Poster Annual Conference of the Genetics Society of Australasia with the NZ Society for Biochemistry & Molecular Biology

Adaptive genomic divergence despite high gene flow in an Australian fish, golden perch (Macquaria ambigua) (630)

Catherine RM Attard 1 , Chris J Brauer 1 , Jonathan Sandoval-Castillo 1 , Leanne K Faulks 1 2 , Peter Unmack 3 , Dean M Gilligan 4 , Luciano B Beheregaray 1
  1. Molecular Ecology Lab, Flinders University, Adelaide, SA, Australia
  2. Sugadaira Montane Research Centre, University of Tsukuba, Nagano, Japan
  3. Institute for Applied Ecology, University of Canberra, Canberra, ACT, Australia
  4. Batemans Bay Fisheries Centre, New South Wales Department of Primary Industries, Batemans Bay, NSW, Australia


Populations that are adaptively divergent but maintain high gene flow may have greater resilience to environmental change because gene flow increases standing genetic variation and allows the spread of alleles that have already been tested elsewhere. We examined this possibility using golden perch (Macquaria ambigua) - a high dispersal, native freshwater fish of recreational importance - in the environmentally heterogeneous environment of the Murray-Darling Basin (MDB), Australia.


We developed a genome-wide SNP dataset using ddRAD for 171 golden perch in 13 sites across the MDB. We examined population structure, identified markers potentially under directional selection using genotype-environment association analyses for riverine flow, rainfall and temperature, and annotated identified candidates.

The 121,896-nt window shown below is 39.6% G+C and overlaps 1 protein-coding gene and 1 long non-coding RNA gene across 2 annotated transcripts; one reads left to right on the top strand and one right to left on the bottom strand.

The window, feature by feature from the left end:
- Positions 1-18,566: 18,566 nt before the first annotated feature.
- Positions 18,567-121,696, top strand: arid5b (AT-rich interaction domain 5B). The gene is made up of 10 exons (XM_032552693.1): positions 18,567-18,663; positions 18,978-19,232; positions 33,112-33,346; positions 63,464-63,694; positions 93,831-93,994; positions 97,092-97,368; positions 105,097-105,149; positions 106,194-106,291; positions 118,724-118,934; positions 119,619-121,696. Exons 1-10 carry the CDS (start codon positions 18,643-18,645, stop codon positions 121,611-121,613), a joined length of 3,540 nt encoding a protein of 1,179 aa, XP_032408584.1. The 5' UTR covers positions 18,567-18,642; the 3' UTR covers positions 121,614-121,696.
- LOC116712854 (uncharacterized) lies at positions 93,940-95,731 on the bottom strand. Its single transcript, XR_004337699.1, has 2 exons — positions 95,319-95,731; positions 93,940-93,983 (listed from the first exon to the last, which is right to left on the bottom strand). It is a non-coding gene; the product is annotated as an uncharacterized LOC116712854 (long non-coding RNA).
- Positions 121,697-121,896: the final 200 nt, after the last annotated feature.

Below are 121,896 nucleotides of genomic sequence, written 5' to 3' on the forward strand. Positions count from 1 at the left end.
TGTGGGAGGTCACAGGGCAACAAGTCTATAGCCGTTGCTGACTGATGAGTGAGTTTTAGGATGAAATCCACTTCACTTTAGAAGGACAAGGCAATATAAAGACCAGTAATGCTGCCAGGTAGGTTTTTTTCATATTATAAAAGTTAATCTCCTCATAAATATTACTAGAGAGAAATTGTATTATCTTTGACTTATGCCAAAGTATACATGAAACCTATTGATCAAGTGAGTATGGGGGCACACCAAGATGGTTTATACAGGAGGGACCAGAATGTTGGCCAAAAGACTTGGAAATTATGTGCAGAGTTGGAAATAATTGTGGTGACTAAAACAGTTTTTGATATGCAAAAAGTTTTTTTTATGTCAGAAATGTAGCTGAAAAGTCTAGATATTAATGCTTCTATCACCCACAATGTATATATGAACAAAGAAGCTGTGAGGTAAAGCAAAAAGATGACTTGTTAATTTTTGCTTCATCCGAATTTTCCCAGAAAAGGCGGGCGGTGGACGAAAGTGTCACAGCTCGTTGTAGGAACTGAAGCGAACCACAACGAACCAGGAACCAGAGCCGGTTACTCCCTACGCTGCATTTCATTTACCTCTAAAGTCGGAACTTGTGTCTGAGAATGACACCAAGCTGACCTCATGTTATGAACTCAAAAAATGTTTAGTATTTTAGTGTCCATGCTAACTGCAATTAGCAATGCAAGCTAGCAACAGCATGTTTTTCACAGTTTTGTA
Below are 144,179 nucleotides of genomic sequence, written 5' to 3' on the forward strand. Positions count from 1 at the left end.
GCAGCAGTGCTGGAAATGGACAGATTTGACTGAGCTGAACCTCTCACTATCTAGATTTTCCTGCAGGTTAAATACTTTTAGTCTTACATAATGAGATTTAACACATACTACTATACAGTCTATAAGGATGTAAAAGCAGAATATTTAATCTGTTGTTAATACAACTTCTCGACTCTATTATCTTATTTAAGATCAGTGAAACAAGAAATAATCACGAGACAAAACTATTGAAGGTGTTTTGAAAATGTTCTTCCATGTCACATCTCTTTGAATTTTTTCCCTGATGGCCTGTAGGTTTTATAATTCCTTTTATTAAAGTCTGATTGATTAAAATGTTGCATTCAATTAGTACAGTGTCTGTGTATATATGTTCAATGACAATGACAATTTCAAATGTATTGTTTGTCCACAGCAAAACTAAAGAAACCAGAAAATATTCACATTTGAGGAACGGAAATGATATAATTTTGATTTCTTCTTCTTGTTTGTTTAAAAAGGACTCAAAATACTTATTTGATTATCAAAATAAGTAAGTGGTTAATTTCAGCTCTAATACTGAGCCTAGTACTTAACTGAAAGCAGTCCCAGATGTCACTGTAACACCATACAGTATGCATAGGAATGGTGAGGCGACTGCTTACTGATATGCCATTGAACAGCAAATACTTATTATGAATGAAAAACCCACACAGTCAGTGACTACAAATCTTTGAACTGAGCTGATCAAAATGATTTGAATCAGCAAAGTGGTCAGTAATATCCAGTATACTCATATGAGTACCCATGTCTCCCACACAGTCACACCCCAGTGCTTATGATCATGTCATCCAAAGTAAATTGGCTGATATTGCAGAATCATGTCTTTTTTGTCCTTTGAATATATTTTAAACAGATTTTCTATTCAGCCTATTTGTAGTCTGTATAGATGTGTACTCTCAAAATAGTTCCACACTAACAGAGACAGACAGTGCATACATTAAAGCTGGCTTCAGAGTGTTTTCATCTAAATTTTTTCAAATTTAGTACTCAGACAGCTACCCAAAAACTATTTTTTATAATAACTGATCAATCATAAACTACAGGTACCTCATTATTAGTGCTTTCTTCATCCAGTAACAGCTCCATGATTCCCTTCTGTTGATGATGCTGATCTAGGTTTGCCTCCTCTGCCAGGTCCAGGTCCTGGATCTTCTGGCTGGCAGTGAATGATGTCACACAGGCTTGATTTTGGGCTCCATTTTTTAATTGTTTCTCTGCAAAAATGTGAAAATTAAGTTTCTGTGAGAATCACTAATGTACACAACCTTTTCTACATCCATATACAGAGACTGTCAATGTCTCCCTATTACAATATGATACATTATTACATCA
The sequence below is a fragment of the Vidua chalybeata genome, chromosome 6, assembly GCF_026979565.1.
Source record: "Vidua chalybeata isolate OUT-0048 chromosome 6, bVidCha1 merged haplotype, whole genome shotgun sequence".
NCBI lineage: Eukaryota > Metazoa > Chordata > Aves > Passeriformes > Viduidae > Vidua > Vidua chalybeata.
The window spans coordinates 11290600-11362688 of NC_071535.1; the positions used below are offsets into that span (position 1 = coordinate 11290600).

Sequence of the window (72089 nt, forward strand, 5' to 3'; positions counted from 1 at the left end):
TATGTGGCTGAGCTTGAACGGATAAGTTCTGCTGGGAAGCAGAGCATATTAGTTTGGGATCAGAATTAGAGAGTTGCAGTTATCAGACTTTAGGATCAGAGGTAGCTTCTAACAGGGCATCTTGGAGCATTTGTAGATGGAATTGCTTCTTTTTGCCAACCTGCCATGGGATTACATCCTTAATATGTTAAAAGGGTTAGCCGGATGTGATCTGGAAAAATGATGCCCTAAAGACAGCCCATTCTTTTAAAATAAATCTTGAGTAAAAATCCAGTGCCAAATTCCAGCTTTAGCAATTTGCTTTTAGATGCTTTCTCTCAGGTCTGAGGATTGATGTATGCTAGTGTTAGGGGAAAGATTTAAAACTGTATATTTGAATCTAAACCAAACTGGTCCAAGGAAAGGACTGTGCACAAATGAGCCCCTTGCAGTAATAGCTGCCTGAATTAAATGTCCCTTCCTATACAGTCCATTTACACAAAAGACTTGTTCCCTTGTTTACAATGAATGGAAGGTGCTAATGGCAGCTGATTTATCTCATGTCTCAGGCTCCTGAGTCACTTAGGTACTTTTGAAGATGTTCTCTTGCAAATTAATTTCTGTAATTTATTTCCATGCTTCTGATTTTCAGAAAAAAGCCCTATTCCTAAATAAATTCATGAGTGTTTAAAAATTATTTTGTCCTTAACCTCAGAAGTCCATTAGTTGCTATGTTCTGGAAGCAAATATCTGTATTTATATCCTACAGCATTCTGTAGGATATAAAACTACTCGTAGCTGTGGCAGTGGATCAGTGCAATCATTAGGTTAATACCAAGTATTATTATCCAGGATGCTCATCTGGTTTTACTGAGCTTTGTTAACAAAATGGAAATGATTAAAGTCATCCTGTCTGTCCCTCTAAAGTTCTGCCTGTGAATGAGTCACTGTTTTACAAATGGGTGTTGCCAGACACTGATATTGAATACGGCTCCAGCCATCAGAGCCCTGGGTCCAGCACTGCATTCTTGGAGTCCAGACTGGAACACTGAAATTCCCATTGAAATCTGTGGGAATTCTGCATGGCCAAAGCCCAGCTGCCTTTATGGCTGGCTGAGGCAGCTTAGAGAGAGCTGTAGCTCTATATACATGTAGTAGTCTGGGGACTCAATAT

We found high gene flow across the basin and three populations with low neutral differentiation. Genotype-environment association analyses detected adaptive divergence at, conservatively, 31 of the 3,139 filtered SNPs. These were predominately linked to an arid, environmentally extreme region with unstable rainfall, and candidate loci had functions involving fat storage, stress and molecular or tissue repair.


The high connectivity of golden perch in the MDB will likely allow adaptive traits in more extreme, hydroclimatically variable environments to spread and be selected in localities that are predicted to become environmentally unstable in future climates. Our study adds to growing evidence of adaptation in the face of gene flow, and highlights the importance of considering environmental disturbance and adaptive divergence in biodiversity management.

Funding Sources

ARC Future Fellowship (FT130101068) to L.B.B. and the associated Flinders University salary to C.R.M.A..